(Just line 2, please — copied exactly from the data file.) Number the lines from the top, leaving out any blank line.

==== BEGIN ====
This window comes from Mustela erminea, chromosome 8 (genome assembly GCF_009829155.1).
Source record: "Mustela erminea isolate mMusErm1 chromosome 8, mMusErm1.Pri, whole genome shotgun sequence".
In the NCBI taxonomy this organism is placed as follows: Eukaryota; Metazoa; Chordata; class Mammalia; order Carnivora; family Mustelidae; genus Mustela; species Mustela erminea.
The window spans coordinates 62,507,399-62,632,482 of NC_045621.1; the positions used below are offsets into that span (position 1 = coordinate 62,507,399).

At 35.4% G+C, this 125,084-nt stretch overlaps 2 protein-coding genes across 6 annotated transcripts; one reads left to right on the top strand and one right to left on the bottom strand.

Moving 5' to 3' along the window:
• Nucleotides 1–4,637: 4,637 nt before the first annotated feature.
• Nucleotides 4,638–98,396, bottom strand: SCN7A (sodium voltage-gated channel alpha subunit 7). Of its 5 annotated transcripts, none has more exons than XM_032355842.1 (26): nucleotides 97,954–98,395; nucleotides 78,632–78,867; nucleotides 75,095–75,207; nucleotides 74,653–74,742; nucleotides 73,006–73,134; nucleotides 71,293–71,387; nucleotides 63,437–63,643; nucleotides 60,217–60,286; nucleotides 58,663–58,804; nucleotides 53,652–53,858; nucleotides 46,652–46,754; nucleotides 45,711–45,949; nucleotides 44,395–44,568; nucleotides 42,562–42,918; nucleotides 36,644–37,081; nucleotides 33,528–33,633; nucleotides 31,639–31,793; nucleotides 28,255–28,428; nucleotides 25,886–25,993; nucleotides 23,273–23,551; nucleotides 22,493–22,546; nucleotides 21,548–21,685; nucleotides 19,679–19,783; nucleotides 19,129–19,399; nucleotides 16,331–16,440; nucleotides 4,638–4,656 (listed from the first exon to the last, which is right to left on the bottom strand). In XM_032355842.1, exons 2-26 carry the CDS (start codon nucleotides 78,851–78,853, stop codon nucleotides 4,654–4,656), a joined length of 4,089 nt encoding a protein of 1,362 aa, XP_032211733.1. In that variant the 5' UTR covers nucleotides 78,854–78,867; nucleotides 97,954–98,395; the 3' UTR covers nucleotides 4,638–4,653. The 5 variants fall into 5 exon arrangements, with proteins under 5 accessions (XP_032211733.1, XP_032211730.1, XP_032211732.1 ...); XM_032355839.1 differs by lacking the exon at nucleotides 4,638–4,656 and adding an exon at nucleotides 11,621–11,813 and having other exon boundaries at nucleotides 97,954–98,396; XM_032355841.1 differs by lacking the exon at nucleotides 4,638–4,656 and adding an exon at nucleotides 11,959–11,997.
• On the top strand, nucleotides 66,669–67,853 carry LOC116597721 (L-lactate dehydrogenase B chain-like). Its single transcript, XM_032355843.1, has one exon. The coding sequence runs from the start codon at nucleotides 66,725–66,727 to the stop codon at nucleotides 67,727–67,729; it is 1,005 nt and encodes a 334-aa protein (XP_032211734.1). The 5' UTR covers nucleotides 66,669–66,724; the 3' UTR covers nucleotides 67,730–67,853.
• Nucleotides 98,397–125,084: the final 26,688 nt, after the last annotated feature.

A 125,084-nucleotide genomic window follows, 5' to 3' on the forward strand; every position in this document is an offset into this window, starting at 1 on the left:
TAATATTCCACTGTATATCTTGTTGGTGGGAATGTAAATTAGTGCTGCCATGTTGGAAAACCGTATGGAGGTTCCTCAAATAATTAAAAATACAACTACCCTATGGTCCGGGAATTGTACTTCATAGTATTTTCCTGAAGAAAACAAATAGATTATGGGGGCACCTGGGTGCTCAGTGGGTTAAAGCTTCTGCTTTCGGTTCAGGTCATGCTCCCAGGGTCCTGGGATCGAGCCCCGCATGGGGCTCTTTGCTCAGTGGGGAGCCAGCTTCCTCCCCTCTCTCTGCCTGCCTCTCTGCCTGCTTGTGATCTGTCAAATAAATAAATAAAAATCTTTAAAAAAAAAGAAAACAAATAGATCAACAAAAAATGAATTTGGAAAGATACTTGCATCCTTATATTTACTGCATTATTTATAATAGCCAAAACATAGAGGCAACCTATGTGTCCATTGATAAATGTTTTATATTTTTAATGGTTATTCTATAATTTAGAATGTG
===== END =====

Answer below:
Source record: "Mustela erminea isolate mMusErm1 chromosome 8, mMusErm1.Pri, whole genome shotgun sequence".